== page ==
Preventive Maintenance Checklist for Mack Trucksby Alexis Writing
A heavy-duty diesel truck can take many forms. It can be a semi tractor for pulling large trailer loads, or a dump truck that comes with a chassis attached that can haul cars, stone or other heavy loads. Regardless, it is a big investment for most companies or individual owner operators. If you own a heavy-duty diesel truck, such as a Mack, one of the most popular brands, you will want to make sure that you perform the proper preventive maintenance as needed to keep your truck in good working order.
A key step to keeping your Mack truck working the way it should is to perform the proper lubrication. This includes performing the oil and filter changes that are required by the manufacturer, which are generally based on mileage or time, in months, that the oil has been in the engine. For a Mack truck, you will generally need to change your engine oil and filter every 15,000 miles with approved oil and filter parts. You will also want to lubricate the chassis, suspension and drive shaft, basically anywhere that there is a grease fitting, to extend the life of the major suspension components of your truck that are always under a heavy load.
Checks of the Braking System
Check the braking system regularly. Inspect the brake linings, drums, rotors and hydraulic or vacuum hoses at regular intervals to be sure that there are no leaking fluids, vacuum leaks, or worn or damaged parts. A brake failure in a big truck is a sure way for someone to get seriously hurt or for your investment to be lost to a serious accident. You will want to check your brake components visually before hauling any load, and you will also want to inspect them every month that the vehicle is in operation.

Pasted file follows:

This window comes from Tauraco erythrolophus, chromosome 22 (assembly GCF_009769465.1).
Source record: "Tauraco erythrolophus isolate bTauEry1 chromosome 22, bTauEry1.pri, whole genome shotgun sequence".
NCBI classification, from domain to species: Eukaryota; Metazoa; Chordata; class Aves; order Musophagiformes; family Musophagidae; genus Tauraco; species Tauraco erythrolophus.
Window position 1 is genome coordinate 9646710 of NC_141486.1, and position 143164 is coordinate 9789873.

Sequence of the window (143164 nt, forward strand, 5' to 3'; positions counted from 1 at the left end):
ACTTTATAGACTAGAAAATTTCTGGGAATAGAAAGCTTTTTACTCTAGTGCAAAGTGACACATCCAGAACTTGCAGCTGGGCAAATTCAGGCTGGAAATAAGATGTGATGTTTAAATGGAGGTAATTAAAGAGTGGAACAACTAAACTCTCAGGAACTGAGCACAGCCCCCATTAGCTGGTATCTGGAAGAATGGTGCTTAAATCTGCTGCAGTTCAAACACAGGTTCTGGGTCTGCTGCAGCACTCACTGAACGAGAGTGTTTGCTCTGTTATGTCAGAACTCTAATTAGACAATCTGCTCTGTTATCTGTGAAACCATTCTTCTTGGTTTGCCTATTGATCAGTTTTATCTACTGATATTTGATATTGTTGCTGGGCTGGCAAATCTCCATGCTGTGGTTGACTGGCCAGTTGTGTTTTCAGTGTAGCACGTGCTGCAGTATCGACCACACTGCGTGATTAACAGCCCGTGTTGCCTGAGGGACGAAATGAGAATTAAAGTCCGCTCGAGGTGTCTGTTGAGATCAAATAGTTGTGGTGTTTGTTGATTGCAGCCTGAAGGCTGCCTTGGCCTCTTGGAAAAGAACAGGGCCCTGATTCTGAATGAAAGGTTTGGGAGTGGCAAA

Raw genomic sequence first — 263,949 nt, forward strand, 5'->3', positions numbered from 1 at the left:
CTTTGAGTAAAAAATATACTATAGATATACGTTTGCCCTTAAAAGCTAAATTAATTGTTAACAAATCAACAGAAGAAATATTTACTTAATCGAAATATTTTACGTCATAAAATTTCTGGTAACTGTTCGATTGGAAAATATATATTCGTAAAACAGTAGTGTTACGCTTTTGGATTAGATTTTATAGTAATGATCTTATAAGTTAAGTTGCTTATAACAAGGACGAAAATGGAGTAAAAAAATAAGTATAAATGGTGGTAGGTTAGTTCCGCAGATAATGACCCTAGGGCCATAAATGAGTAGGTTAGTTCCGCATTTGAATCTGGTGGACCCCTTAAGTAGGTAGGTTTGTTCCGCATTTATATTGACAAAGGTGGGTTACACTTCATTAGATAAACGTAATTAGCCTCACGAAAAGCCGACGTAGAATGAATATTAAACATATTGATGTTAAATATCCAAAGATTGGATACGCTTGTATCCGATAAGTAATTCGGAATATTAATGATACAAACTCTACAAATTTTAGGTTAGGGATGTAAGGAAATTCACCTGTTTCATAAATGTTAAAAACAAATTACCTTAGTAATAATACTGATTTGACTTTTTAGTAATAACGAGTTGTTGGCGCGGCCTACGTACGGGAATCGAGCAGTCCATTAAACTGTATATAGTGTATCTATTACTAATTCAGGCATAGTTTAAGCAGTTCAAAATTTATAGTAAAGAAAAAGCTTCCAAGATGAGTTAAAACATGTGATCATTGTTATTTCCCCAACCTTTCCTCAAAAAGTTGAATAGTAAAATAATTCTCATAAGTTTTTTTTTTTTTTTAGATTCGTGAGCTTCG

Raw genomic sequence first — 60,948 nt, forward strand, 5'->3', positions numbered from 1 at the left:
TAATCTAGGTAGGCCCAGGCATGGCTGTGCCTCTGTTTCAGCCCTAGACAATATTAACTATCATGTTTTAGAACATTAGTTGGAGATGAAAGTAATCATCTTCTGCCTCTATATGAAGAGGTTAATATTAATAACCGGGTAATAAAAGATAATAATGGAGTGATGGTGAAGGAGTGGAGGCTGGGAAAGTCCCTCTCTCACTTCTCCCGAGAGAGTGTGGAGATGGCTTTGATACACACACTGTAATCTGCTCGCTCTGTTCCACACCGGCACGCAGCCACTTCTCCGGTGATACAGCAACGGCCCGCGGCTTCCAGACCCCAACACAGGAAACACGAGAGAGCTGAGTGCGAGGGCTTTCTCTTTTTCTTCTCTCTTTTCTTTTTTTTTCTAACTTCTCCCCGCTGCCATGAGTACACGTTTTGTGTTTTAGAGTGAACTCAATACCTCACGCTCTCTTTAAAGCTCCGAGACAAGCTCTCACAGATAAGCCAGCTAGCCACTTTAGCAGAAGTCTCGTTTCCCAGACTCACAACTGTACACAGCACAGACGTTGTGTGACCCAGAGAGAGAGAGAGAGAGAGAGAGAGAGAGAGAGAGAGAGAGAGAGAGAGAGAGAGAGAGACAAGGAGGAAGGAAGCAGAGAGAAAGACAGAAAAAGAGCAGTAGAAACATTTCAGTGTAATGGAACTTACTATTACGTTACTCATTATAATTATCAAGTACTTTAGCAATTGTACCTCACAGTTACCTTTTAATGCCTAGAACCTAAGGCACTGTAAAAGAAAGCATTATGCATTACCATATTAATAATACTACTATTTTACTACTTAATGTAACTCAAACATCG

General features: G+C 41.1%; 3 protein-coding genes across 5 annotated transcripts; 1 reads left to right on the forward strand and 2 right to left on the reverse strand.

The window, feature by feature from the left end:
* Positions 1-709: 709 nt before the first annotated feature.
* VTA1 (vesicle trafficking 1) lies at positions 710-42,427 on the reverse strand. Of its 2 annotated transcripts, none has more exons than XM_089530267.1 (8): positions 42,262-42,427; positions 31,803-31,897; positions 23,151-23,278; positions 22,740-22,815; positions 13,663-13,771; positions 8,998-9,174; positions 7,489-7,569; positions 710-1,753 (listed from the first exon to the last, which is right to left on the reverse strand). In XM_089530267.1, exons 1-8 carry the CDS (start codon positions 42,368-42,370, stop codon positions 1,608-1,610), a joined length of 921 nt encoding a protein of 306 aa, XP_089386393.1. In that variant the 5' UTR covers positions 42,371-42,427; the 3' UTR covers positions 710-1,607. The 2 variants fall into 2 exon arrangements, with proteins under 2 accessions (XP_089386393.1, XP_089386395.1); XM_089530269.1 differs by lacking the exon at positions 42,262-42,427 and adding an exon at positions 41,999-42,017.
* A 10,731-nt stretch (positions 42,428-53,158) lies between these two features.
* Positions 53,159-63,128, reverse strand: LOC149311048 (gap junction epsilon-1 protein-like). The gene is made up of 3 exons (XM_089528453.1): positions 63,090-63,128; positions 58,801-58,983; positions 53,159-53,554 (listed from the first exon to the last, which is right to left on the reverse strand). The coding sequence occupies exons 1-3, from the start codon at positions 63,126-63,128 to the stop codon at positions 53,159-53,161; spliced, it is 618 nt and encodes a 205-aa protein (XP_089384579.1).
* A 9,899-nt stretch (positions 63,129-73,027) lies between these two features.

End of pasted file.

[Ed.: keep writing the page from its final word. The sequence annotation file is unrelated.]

It is important that you retorque and tighten all of the bolts in the chassis and suspension of your Mack truck after the first 5,000 miles of operation to ensure that they are properly tightened and have not worked loose since they left the factory. After that, you will want to inspect them regularly to make sure that none of the shackles for the springs or other components of the suspension or chassis mounting system have broken, rusted or worn out.
Alexis Writing has many years of freelance writing experience. She has written for a variety of online destinations, including Peternity.com. She holds a Bachelor of Arts in communication from the University of Rochester.